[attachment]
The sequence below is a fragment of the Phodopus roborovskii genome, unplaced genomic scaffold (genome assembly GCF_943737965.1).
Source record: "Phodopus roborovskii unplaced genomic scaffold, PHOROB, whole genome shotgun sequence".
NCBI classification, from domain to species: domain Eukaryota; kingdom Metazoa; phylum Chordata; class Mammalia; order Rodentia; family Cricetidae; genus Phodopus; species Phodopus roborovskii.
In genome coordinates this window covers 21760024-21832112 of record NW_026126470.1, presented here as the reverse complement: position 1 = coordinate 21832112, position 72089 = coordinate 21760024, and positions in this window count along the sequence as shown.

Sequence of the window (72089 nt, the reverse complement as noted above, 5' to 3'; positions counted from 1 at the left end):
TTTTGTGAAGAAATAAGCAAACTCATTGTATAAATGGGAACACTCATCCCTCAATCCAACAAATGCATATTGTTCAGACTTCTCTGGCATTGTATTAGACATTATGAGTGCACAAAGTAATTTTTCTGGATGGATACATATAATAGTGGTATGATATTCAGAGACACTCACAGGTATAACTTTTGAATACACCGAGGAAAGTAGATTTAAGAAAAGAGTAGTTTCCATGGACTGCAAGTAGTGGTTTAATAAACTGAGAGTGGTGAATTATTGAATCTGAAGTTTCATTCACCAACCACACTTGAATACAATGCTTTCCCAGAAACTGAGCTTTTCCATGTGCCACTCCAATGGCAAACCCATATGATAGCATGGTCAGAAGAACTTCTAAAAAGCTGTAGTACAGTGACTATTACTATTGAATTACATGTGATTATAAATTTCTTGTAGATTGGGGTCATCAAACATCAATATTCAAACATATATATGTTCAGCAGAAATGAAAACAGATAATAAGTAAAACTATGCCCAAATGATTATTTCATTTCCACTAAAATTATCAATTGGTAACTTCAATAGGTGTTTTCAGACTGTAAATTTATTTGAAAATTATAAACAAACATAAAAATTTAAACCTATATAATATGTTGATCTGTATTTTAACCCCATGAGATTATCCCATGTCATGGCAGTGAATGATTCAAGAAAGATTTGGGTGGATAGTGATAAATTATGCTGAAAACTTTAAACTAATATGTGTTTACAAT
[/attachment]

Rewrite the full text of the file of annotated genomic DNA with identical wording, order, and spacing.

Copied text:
The sequence below is a fragment of the Phodopus roborovskii genome, unplaced genomic scaffold (genome assembly GCF_943737965.1).
Source record: "Phodopus roborovskii unplaced genomic scaffold, PHOROB, whole genome shotgun sequence".
NCBI classification, from domain to species: domain Eukaryota; kingdom Metazoa; phylum Chordata; class Mammalia; order Rodentia; family Cricetidae; genus Phodopus; species Phodopus roborovskii.
In genome coordinates this window covers 21760024-21832112 of record NW_026126470.1, presented here as the reverse complement: position 1 = coordinate 21832112, position 72089 = coordinate 21760024, and positions in this window count along the sequence as shown.

Sequence of the window (72089 nt, the reverse complement as noted above, 5' to 3'; positions counted from 1 at the left end):
TTTTGTGAAGAAATAAGCAAACTCATTGTATAAATGGGAACACTCATCCCTCAATCCAACAAATGCATATTGTTCAGACTTCTCTGGCATTGTATTAGACATTATGAGTGCACAAAGTAATTTTTCTGGATGGATACATATAATAGTGGTATGATATTCAGAGACACTCACAGGTATAACTTTTGAATACACCGAGGAAAGTAGATTTAAGAAAAGAGTAGTTTCCATGGACTGCAAGTAGTGGTTTAATAAACTGAGAGTGGTGAATTATTGAATCTGAAGTTTCATTCACCAACCACACTTGAATACAATGCTTTCCCAGAAACTGAGCTTTTCCATGTGCCACTCCAATGGCAAACCCATATGATAGCATGGTCAGAAGAACTTCTAAAAAGCTGTAGTACAGTGACTATTACTATTGAATTACATGTGATTATAAATTTCTTGTAGATTGGGGTCATCAAACATCAATATTCAAACATATATATGTTCAGCAGAAATGAAAACAGATAATAAGTAAAACTATGCCCAAATGATTATTTCATTTCCACTAAAATTATCAATTGGTAACTTCAATAGGTGTTTTCAGACTGTAAATTTATTTGAAAATTATAAACAAACATAAAAATTTAAACCTATATAATATGTTGATCTGTATTTTAACCCCATGAGATTATCCCATGTCATGGCAGTGAATGATTCAAGAAAGATTTGGGTGGATAGTGATAAATTATGCTGAAAACTTTAAACTAATATGTGTTTACAAT